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Open Government and Open Society

Citation:

Fung, Archon, and David Weil. 2010. “Open Government and Open Society”.

Abstract:

Archon Fung and David Weil, February 2010

Enthusiasts of transparency should be aware of two major pitfalls that may mar this achievement. The first is that government transparency, though driven by progressive impulses, may draw excessive attention to government's mistakes and so have the consequence of reinforcing a conservative image of government as incompetent and corrupt. The second is that all this energy devoted to making open government comes at the expense of leaving the operations of large private sector organizations – banks, manufacturers, health providers, food producers, drug companies, and the like – opaque and secret. In the major industrialized democracies (but not in many developing countries or in authoritarian regimes), these private sector organizations threaten the health and well-being of citizens at least as much as government.

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The Political Economy of Transparency: What Makes Disclosure Policies Sustainable?

Citation:

Fung, Archon, David Weil, Mary Graham, and Elena Fagotto. 2002. “The Political Economy of Transparency: What Makes Disclosure Policies Sustainable?”.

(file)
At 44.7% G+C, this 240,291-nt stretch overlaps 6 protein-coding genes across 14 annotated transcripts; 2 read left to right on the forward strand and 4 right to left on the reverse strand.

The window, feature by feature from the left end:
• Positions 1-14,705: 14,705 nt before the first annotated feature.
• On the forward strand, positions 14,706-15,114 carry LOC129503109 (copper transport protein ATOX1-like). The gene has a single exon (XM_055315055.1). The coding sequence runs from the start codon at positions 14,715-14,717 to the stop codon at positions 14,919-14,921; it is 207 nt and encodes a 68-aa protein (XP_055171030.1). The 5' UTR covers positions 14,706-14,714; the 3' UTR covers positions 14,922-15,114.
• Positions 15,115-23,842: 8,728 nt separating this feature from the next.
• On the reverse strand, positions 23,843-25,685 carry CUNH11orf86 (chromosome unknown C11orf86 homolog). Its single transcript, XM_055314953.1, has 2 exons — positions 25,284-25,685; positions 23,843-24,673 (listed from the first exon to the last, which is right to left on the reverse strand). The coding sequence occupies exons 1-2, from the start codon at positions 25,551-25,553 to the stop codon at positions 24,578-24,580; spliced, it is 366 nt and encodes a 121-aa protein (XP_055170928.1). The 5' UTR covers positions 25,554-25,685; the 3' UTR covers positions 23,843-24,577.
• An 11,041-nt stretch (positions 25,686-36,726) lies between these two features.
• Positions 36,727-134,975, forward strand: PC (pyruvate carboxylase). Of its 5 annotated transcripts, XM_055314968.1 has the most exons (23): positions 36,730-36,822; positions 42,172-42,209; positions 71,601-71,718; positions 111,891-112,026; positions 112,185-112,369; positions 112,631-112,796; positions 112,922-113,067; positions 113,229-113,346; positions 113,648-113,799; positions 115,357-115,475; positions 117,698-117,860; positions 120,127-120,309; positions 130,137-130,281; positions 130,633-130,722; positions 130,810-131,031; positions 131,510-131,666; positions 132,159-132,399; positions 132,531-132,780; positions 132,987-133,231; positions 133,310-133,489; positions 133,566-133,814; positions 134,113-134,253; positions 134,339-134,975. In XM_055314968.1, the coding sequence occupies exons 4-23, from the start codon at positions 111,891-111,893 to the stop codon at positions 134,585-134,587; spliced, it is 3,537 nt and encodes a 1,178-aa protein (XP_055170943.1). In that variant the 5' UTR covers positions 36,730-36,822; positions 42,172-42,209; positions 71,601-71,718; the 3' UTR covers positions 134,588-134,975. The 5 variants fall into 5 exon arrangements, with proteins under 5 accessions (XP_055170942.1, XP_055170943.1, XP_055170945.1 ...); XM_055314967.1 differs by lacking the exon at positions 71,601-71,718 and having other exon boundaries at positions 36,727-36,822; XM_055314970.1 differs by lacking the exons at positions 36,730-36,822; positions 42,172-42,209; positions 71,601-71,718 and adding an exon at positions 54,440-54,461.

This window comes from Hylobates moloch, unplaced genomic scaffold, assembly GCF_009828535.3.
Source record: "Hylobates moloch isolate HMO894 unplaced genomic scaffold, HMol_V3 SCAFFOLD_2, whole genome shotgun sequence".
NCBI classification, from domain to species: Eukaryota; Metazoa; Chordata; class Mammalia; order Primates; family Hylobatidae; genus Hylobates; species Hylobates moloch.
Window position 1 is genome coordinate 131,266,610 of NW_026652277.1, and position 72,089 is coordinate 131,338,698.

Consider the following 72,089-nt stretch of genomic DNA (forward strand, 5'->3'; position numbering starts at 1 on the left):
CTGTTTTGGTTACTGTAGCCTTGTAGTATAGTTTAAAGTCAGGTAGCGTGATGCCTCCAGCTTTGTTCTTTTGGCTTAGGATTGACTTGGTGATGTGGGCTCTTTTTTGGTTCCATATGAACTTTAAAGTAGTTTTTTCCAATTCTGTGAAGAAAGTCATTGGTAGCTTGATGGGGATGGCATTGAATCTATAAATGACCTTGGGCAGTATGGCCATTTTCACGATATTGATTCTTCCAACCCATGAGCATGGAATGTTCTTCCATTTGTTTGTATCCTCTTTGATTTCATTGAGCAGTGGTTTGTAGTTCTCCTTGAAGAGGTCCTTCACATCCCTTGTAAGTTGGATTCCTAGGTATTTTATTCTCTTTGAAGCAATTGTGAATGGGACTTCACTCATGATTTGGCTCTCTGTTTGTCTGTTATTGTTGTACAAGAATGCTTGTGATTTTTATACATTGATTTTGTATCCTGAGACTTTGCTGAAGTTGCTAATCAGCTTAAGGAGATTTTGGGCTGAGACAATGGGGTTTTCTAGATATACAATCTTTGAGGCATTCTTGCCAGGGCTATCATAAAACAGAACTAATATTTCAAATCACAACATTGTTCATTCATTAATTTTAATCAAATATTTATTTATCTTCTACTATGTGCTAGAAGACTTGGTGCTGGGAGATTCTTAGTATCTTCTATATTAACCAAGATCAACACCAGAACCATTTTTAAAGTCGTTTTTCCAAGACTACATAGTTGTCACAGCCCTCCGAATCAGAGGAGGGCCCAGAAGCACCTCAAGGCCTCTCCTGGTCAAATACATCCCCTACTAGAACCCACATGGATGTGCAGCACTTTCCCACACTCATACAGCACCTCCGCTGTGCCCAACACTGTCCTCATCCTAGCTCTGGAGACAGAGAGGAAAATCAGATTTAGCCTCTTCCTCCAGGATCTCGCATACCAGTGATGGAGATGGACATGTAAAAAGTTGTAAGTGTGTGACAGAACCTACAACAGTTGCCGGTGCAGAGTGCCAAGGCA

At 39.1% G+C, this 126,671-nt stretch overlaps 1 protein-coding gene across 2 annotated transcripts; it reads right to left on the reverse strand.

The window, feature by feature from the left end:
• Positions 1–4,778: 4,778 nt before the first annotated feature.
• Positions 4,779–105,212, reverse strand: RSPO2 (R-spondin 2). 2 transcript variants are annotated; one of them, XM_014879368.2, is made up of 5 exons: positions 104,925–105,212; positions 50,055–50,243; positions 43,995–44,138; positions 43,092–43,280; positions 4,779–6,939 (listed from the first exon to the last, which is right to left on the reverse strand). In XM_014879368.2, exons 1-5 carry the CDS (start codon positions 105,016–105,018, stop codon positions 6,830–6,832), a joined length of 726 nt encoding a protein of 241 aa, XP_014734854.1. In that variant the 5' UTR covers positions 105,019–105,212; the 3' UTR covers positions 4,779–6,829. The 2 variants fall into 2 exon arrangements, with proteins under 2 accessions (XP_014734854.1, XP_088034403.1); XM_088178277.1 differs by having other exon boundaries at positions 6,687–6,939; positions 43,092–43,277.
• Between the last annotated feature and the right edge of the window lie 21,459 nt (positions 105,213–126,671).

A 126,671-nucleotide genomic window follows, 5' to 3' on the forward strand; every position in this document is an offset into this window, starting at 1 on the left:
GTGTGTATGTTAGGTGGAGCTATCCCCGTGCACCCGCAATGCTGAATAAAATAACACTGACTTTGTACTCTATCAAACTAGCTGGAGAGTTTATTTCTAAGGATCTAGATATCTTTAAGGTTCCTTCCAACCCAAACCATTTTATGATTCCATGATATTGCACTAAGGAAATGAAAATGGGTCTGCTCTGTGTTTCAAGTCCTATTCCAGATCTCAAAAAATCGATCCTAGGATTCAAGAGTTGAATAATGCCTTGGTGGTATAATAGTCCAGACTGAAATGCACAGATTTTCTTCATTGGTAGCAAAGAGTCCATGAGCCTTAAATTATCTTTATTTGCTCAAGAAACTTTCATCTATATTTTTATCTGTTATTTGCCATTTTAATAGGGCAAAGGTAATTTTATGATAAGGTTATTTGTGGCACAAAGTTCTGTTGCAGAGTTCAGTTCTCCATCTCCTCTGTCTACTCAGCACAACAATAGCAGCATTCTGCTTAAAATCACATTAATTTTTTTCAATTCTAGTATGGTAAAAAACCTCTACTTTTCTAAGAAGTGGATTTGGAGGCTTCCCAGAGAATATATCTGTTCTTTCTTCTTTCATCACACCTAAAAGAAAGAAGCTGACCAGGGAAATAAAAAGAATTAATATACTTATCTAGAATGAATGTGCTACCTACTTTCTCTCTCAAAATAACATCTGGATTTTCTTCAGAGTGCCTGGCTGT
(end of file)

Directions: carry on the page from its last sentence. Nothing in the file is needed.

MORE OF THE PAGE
Abstract:

Archon Fung, David Weil, Mary Graham and Elena Fagotto, December 2002

This paper explores the dynamics of transparency. It asks why some government-created systems improve over time while others stagnate or degenerate into costly paperwork exercises. As products of the political process, transparency policies inevitably begin as unlikely compromises. Though transparency is universally admired in principle, its particular applications frequently conflict with other societal values or powerful political interests. Disclosing information can clash with efforts to protect public safety and proprietary information, to guard personal privacy, or to limit regulatory burdens. It can also clash with the central economic and political objectives of target organizations that may view such disclosure as a threat to reputation, markets or political influence. At the same time, the benefits of disclosure are often diffuse. Beneficiaries may be consumers, investors, employees, and community residents. Such users are rarely organized to support and oversee transparency systems.